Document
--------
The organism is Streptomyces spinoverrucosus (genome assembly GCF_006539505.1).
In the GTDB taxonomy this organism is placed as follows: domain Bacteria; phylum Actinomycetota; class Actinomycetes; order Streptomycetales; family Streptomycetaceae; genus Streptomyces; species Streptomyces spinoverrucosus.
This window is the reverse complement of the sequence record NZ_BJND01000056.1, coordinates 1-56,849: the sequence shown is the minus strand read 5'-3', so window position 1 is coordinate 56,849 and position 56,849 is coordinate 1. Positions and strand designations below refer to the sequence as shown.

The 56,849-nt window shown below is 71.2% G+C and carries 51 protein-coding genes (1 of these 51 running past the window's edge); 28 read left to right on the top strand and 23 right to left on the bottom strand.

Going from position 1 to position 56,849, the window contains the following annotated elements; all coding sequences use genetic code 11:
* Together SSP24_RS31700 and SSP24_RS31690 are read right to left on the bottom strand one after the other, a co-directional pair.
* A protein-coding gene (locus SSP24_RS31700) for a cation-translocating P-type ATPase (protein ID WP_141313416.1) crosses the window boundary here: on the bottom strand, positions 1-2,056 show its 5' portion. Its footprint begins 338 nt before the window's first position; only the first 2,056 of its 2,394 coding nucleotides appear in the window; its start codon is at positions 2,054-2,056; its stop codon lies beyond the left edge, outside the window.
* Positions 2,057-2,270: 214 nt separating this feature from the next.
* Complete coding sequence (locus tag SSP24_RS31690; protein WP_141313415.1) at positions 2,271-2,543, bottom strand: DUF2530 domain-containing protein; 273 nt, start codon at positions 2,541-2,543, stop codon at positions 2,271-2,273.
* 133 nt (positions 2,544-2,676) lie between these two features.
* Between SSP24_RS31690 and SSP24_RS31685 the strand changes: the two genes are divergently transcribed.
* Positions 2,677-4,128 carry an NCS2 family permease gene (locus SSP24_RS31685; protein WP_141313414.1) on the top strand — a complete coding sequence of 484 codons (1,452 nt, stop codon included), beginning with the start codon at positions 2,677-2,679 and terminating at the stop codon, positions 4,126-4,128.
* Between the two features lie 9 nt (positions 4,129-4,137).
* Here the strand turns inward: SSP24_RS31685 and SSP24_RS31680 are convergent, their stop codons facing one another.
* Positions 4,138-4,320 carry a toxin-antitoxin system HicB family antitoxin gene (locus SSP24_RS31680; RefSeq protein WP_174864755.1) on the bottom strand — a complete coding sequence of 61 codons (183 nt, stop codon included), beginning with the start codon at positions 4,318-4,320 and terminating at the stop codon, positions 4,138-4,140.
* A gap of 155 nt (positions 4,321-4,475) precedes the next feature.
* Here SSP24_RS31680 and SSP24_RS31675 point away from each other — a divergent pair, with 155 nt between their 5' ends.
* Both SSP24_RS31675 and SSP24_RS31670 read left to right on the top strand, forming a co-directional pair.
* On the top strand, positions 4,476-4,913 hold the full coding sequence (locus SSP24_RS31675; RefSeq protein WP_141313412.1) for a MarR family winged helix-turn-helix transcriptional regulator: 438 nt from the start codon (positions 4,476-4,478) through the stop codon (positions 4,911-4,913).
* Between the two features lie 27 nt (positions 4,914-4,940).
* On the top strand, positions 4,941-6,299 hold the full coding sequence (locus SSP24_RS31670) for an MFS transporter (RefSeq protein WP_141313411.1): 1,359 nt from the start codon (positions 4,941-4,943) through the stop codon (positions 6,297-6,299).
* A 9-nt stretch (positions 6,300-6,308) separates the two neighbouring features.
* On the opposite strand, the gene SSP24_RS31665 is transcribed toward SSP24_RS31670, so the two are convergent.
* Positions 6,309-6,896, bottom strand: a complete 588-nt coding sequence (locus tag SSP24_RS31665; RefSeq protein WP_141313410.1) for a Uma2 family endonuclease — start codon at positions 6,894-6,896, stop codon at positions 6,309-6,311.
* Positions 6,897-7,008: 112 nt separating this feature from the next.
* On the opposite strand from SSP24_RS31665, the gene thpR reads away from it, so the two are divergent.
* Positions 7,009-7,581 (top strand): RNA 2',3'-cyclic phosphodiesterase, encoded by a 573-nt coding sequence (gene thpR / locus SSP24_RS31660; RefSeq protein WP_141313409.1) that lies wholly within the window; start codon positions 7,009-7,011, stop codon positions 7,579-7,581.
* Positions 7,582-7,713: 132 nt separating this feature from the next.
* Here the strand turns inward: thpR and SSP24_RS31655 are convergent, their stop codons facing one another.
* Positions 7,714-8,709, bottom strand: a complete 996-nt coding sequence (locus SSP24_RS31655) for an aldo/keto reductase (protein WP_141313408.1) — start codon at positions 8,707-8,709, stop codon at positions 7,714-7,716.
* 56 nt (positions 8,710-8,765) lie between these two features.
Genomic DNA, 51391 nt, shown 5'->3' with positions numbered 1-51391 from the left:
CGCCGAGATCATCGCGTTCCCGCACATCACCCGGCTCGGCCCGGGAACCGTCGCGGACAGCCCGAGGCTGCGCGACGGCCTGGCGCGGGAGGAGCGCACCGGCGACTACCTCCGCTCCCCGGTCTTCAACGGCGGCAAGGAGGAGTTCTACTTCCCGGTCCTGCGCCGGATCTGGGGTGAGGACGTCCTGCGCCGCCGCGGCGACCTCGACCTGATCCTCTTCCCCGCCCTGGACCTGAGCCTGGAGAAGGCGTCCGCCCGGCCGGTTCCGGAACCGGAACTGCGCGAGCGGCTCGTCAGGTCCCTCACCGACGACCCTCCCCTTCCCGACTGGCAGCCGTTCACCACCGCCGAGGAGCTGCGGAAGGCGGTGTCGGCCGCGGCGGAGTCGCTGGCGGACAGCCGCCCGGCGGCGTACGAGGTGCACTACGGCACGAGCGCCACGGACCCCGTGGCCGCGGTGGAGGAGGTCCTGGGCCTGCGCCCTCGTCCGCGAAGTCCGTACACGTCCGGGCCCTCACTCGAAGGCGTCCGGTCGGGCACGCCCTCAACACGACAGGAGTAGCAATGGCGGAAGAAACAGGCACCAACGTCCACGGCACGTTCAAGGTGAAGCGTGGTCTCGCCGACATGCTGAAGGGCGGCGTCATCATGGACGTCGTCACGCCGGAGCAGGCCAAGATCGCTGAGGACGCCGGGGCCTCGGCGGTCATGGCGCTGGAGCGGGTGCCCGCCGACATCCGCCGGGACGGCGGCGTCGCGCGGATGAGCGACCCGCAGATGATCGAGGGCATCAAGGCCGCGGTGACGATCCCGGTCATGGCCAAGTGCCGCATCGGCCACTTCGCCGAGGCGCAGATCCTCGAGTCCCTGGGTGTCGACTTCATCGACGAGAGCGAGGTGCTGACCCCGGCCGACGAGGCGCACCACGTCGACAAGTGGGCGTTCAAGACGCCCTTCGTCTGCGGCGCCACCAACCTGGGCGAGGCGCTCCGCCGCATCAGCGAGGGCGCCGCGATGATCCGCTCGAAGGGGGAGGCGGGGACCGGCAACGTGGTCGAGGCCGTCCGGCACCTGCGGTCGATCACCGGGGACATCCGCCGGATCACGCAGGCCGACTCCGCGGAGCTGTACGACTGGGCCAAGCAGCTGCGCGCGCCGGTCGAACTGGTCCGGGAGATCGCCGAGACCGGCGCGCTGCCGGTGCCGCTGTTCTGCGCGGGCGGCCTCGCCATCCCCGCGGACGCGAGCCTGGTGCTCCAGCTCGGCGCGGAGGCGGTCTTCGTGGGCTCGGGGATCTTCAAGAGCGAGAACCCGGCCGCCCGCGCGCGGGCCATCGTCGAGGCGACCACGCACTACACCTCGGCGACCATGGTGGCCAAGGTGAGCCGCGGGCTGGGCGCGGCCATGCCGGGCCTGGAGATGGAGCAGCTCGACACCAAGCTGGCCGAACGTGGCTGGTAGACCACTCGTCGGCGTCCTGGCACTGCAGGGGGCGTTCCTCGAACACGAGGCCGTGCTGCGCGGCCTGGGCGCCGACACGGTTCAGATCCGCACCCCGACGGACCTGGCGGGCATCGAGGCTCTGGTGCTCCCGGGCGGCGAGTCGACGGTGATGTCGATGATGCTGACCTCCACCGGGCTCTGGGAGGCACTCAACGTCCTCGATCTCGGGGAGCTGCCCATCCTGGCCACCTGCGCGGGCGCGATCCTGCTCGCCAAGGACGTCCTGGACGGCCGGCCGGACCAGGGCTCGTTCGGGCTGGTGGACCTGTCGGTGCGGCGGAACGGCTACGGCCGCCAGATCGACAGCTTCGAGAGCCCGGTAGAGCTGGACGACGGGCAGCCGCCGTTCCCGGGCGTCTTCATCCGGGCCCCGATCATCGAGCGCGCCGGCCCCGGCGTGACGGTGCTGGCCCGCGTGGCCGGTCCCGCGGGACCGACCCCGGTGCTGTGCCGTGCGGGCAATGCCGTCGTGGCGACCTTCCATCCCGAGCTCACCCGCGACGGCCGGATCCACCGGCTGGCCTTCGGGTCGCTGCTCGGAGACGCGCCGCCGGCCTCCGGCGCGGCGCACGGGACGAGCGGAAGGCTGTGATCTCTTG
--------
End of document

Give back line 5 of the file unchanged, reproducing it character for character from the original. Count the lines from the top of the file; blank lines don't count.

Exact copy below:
Going from position 1 to position 56,849, the window contains the following annotated elements; all coding sequences use genetic code 11: